Social Policy Evaluation using Stata


Social policies are of the utmost importance in contemporaneous societies. They consist of legislation and activities concerning governmental responses to specific human and social needs in many areas of intervention, such as health care, human services, criminal justice, inequality, education, migration and labour.

However, only in recent years the evaluation of social policies’ effects on targeted individuals, and on larger sets of a given population has become central in the policymakers’ agenda. Indeed, an unprecedented availability of new information collected by specialized surveys and administrative registries at individual, regional, and national level, has expanded the opportunity for researchers and policymakers to investigate social-related phenomena and policies in an increasingly finer detail. Moreover, today information technology based on larger computing power and storage, big data management, along with recent developments in causal modelling, make the analysis and evaluation of social policies (at any level) easier to carry out than it has been previously.

Social policy evaluation can have either an ex-ante or an ex-post nature, and can be either qualitative, or quantitative. This course focuses on the ex-post and quantitative side of the coin. Indeed, by making use of the most recent counterfactual statistical and econometric techniques, participants will become knowledgeable of the essential tools, both theoretical and applied, for a proper application of modern micro-econometric methods for social policy evaluation using counterfactual modelling in Stata.

The course will cover various counterfactual methods, such as, Regression adjustment (parametric and nonparametric), Matching (on covariates and on propensity score), Selection models, and Difference-in-differences. Moreover, it will provide the participant with Stata solutions to estimate social policy in the presence of indirect effects, and more specifically, neighbourhood effects.

In line with the general philosophy of our training courses, the lessons will be very interactive and will have mostly applied content. They will include numerous empirical applications on real social policy datasets. Participants will be able to experiment with the techniques learned through exercises performed by their own calculation stations under the guidance of the instructor.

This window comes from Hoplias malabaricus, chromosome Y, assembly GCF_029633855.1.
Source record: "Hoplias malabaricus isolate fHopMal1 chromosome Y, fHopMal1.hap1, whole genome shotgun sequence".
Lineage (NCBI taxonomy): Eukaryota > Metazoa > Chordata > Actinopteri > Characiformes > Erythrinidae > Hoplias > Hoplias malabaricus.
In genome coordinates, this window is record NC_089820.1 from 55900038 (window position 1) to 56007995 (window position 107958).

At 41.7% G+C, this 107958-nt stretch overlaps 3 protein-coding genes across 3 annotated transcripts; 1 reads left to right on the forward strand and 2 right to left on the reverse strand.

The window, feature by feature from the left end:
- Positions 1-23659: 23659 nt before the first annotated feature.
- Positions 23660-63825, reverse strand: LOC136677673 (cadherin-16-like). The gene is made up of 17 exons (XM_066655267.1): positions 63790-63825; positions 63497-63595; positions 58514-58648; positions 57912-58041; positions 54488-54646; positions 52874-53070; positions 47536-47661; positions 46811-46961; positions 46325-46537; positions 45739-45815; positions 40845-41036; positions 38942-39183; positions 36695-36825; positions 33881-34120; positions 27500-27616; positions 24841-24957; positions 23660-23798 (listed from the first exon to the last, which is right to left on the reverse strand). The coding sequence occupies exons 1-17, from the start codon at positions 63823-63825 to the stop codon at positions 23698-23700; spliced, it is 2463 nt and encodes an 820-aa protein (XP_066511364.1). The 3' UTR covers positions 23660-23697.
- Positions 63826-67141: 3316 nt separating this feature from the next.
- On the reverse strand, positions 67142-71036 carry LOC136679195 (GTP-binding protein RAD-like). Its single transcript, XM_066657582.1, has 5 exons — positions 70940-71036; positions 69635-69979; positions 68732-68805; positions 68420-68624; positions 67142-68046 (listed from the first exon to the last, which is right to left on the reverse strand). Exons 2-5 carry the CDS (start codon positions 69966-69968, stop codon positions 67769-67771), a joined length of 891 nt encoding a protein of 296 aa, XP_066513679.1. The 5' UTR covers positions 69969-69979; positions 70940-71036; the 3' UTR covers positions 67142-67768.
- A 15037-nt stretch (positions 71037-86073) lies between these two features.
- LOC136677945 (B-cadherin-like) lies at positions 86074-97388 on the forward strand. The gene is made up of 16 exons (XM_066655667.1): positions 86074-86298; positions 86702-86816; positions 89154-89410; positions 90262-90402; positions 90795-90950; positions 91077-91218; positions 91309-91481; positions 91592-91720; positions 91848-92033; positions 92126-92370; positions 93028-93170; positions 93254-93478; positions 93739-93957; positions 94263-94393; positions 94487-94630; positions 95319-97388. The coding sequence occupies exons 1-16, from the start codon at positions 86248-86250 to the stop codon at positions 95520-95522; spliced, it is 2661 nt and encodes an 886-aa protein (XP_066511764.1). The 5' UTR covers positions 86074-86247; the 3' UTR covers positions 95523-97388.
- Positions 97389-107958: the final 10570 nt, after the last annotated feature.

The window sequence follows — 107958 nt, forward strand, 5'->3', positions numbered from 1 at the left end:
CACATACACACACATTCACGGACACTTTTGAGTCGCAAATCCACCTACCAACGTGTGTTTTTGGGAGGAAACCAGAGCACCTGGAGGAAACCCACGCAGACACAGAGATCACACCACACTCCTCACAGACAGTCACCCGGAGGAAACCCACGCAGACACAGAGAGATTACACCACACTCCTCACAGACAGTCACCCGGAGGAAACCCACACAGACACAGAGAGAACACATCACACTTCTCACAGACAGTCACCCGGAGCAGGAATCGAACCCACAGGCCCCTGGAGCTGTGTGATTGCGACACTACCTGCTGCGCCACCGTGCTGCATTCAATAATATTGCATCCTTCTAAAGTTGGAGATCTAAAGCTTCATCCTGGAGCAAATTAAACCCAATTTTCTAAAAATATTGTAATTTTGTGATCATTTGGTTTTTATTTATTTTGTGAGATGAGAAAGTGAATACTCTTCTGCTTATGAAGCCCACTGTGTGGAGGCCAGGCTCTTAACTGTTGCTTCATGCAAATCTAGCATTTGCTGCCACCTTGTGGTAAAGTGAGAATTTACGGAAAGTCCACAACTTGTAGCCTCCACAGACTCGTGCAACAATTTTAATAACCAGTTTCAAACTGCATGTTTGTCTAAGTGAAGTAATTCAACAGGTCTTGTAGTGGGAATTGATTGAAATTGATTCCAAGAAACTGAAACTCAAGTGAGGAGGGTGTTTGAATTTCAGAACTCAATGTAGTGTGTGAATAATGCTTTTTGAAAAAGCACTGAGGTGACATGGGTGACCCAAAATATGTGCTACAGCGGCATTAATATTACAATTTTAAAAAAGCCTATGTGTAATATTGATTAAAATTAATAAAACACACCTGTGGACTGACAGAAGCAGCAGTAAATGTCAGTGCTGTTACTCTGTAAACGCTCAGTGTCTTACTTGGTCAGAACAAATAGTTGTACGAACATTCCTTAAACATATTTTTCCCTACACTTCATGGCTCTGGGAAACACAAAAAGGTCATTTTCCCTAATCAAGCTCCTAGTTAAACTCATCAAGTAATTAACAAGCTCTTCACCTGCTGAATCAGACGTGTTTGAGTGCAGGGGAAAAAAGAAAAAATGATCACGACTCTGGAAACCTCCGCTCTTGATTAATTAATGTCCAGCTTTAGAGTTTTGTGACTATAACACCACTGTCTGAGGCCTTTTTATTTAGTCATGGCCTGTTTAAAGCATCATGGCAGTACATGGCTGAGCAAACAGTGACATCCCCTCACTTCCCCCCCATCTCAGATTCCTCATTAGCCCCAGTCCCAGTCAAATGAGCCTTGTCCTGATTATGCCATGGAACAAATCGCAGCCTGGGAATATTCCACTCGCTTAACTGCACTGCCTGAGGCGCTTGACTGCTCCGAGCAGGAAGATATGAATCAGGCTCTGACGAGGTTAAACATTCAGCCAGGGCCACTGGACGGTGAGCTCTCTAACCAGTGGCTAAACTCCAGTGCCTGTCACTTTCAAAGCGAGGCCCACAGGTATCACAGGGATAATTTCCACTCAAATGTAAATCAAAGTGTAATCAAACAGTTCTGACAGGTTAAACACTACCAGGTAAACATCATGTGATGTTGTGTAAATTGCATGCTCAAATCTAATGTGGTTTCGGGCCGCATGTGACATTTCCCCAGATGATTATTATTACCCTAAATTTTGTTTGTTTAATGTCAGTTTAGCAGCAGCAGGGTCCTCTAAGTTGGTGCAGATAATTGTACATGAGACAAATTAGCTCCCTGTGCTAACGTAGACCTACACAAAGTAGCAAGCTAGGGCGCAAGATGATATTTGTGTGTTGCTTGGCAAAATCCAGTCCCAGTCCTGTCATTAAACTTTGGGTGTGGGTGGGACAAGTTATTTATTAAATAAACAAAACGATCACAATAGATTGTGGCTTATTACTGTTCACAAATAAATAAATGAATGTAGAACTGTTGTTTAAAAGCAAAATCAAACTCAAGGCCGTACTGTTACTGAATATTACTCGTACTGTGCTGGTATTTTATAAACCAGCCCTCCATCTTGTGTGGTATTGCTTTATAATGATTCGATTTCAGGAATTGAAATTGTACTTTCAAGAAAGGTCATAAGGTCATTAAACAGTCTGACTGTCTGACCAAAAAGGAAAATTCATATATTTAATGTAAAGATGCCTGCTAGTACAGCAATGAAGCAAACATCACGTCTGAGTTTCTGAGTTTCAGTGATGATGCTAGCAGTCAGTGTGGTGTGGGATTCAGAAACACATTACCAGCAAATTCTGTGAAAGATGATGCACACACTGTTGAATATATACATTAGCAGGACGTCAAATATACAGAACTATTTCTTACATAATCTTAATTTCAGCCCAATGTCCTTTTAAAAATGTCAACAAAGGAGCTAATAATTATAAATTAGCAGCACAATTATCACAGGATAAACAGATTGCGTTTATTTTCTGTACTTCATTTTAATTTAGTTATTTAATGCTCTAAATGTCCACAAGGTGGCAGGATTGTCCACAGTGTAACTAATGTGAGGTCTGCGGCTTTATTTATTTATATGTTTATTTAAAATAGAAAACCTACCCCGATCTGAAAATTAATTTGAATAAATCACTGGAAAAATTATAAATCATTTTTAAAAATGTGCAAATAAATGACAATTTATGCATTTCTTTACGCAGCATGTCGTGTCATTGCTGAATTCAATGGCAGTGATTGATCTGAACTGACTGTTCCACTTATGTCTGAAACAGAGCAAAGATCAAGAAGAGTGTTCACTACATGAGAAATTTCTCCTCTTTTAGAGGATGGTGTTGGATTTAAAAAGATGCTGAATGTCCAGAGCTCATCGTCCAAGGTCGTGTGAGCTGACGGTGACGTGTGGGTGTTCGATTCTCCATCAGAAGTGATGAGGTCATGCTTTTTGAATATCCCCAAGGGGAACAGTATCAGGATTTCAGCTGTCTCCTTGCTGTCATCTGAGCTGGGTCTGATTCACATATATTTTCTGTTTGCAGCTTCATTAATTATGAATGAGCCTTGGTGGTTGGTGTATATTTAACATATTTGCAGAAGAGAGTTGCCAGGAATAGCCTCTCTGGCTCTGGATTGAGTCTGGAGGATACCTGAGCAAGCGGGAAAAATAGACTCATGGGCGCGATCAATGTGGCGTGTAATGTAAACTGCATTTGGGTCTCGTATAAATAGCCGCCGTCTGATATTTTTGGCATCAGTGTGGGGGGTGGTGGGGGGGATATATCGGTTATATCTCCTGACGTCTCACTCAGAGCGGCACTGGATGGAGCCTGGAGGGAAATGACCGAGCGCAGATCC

After attending the course, the participant will be able to set up and manage a correct social policy evaluation design under observable and unobservable selection on their own, thus mastering the identification of the policy framework, the collection and management of suitable datasets, the use of the appropriate econometric methods, and the interpretation of results. Finally, the instructor will assist participants in setting-up their own personal policy evaluation case study.



Day 1

Session 1: Introduction to social policy evaluation

  • Social policy: definitions, aims, problems
  • The social policy “implementation cycle”: an overview
  • Ex-ante and ex-post social policy evaluation
  • Social policy effects: direct, indirect, and total effects
  • Social policy evaluation in the presence of neighbourhood effects
  • Randomized vs. nonrandomized social experiments
  • Setting-up ex-post social policies evaluation: some guidelines

Session 2: Counterfactual social policy evaluation

  • An introduction to counterfactual causality
  • Statistical background and notation
  • The selection problem: observable and unobservable selection
  • Regression Adjustment and Matching
  • The Stata treatment-effects estimation package teffects
  • Application on real data of teffects subcommands

Day 2

Session 1: Social policy evaluation under unobservable selection

  • The problem of unobservable selection
  • Estimating selection models in Stata
  • Difference-in-differences (DID) with applications

Session 2: Estimating social policy “neighbourhood” effects

  • The problem of indirect effects in social policy evaluation
  • Neighbourhood and mediation effects
  • Solutions via the sem and ntreatreg Stata commands

Learning Ratio

This course has a learning ratio of approximately 30% Theory, 30% Demonstration and 40% Practical


Principal texts for pre-course reading:

  • Wooldridge, J.M. (2010). Econometric Analysis of cross section and panel data. Chapter 21. Cambridge: MIT Press.
  • Cameron, A.C., & Trivedi P.K. (2005). Microeconometrics: Methods and Applications. Chapter 25. Cambridge: Cambridge University Press.
  • Cerulli, G. (2012), An Assessment of the Econometric Methods for Program Evaluation and a Proposal to Extend the Difference-In-Differences estimator to dynamic treatment, in: Econometrics: New Developments, Nova Publishers, New York.

Principal texts for post-course reading:

  • Cerulli, G. (2015), Econometric Evaluation of Socio-Economic Programs: Theory and Applications, Springer.

Daily Timetable

(subject to minor changes)

Time    Session / Description

09:00 - 09:20 Registration

09:30 - 11:00 Session 1a

11:00 - 11:15 Tea/coffee break

11:15 - 12:45 Session 1b

12:45 - 14:00 Lunch

14:00 - 15:15 Session 2a

15:15 - 15:30 Tea/coffee break (Feedback Session)

15:30-17:00 Session 2b


More Information / Apply Now

Start Date

End Date


Professional training


Regular fees: 430 - 1295 GBP



  • Knowledge of basic econometrics: notion of conditional expectation and related properties; point and interval estimation; regression model and related properties; probit and logit regression.
  • Basic knowledge of the Stata software

Dublin , Ireland

Start Date:

End Date:





Professional training